Three important digital design trends

Location-based mobile ads: how do you get it right?

As a digital production studio focused on innovation, we’re constantly grappling with the challenge presented by the evolving mix of device, software and platform – a trifecta of design in the current age.

We rely on the magic that happens when physical product designers, hardware engineers, mobile application designers, backend API developers, and business strategists come together, bringing wildly different skills and perspectives to enable wholly fresh takes on completely new and digital products.

From where we sit, 2014 will be the year of the connected device – a precursor to the Internet of Things – where our smartphones act as tissue for the skeleton of hardware that’s connecting our lives.

Here are a few of the related trends we’re seeing at the frontier of digital product design.

Useful augmented reality

The proliferation of Bluetooth LE and Apple’s iBeacon protocol is helping to lay the foundation for precise, portable, standardised infrastructure with endless possibilities – be it retail, events, or in the home.

Previously, augmenting our reality involved changing our perspective based on screens held up to our faces and hackneyed interfaces revealing little more than points of interest. Now, it’s less about the screen and more about what our devices know – about us, our location, and our collective behaviour.

This is further evidence of the promise embedded within the bundle of sensors and software – smartphones – we always carry in our pockets. These devices simultaneously provide contextually useful (augmented) information, function and entertainment, while also giving us a glimpse into the coming Internet of Things – where everything around us is contextually aware.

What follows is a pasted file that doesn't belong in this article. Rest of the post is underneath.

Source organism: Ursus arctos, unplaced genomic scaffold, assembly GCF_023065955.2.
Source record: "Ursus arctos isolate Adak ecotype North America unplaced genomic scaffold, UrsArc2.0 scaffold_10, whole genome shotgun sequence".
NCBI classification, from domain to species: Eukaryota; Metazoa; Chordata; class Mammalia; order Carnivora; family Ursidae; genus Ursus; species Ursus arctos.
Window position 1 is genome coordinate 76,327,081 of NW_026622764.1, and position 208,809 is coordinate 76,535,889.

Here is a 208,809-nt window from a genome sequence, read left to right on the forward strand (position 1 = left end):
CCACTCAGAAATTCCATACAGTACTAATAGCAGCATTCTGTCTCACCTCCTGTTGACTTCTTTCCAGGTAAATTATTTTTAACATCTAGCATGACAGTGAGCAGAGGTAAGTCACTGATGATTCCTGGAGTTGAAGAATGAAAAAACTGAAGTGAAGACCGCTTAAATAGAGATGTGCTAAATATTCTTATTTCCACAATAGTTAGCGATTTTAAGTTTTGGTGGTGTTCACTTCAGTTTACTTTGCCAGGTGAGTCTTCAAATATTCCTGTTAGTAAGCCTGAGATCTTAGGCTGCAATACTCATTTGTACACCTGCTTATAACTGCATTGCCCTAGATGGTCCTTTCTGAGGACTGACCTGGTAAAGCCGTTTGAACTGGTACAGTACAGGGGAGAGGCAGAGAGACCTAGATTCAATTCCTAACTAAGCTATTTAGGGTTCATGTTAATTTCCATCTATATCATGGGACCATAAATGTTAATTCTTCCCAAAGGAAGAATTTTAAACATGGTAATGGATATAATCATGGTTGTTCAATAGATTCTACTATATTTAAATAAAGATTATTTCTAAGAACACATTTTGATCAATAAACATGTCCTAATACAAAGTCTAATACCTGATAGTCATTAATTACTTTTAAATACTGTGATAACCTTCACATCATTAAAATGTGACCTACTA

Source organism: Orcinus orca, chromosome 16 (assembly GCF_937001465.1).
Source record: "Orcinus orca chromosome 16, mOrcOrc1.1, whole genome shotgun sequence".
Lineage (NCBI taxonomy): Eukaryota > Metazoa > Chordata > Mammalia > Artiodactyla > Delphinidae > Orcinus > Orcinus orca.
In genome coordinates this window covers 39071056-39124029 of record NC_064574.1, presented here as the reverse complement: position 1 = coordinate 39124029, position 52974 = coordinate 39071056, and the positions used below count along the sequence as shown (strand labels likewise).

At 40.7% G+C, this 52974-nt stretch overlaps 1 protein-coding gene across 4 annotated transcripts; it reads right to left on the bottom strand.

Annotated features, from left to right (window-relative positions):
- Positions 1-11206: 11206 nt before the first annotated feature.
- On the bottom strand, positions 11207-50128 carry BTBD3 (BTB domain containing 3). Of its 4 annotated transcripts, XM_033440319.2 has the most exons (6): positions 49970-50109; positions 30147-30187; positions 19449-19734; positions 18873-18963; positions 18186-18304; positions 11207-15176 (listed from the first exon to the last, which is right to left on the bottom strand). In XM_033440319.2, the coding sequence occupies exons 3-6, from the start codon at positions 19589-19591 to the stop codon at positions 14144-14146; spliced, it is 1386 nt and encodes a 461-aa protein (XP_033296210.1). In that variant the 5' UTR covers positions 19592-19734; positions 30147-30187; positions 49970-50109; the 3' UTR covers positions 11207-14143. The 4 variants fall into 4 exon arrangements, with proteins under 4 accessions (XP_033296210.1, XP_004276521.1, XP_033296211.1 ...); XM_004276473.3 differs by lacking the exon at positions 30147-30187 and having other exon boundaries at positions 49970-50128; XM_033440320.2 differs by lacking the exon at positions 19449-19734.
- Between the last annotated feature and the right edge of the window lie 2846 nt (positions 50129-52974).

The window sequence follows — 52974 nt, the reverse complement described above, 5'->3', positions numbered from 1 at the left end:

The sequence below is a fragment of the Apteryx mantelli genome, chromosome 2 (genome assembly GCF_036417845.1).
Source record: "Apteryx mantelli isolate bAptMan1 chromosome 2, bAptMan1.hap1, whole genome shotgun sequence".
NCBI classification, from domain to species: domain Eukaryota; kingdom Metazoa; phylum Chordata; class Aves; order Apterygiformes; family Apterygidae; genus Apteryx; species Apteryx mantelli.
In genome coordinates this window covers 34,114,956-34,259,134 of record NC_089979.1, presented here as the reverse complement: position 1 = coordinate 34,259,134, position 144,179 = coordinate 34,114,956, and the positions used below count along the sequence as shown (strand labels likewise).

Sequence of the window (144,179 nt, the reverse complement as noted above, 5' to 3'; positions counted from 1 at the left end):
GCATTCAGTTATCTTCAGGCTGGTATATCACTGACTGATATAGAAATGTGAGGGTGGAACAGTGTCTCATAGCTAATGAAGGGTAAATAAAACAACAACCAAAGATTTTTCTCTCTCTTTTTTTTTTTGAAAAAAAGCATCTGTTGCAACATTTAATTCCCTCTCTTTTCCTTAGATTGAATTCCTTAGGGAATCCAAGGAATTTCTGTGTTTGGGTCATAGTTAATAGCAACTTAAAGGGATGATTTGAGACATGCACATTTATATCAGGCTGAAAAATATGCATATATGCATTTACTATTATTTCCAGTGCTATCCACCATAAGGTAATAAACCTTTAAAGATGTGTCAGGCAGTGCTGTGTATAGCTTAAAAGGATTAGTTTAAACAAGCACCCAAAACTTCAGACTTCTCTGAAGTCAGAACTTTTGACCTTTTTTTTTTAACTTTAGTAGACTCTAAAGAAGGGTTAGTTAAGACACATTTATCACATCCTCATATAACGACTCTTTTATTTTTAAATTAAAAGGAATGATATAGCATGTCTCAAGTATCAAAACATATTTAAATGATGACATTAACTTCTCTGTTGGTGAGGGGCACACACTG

Function in, gimmick out

Up to now, wearable technology has done a great job recording the mundane data in our lives – counting our steps, cataloguing our locations, tracking our REM sleep, and so on – but not much else.

Now, we’re at the beginning of a new era where next generation connected devices actually enhance our abilities to sleep like Withing’s Aura, learn to code like Made by Many’s BetaBall and navigate new territory like Recon Instruments’ Snow2 goggles.

In other words, actual value that’s both intelligent, meaningful and puts us at the centre of – rather than us as a by product of – the data we create.

Role reversal

The mobile revolution has put a massive emphasis on software over hardware – apps are the “new black”. But with new connected devices the opposite may be true – success isn’t necessarily software, it’s integrated hardware and software – holistic design that’s both elegant and functional. One thing’s certainly clear: the connected revolution will bring forth a new appreciation for physical design.

Case in point: Google – a company that dominates the world of data and software yet has never been known for its design chops – clearly sees more than just potential in its acquisition of Nest. We’ll see more of this as companies realise the impact of connected devices in people’s lives and their potential to add real value off the back of them.

All told, these are exciting days, what looks to be incremental steps are turning out to be leaps almost without us realising it – a sure sign of revolution.

Gavin Becker is managing Partner of Made by Many in New York

This article appeared in The SoDA Report, a trend report out this month.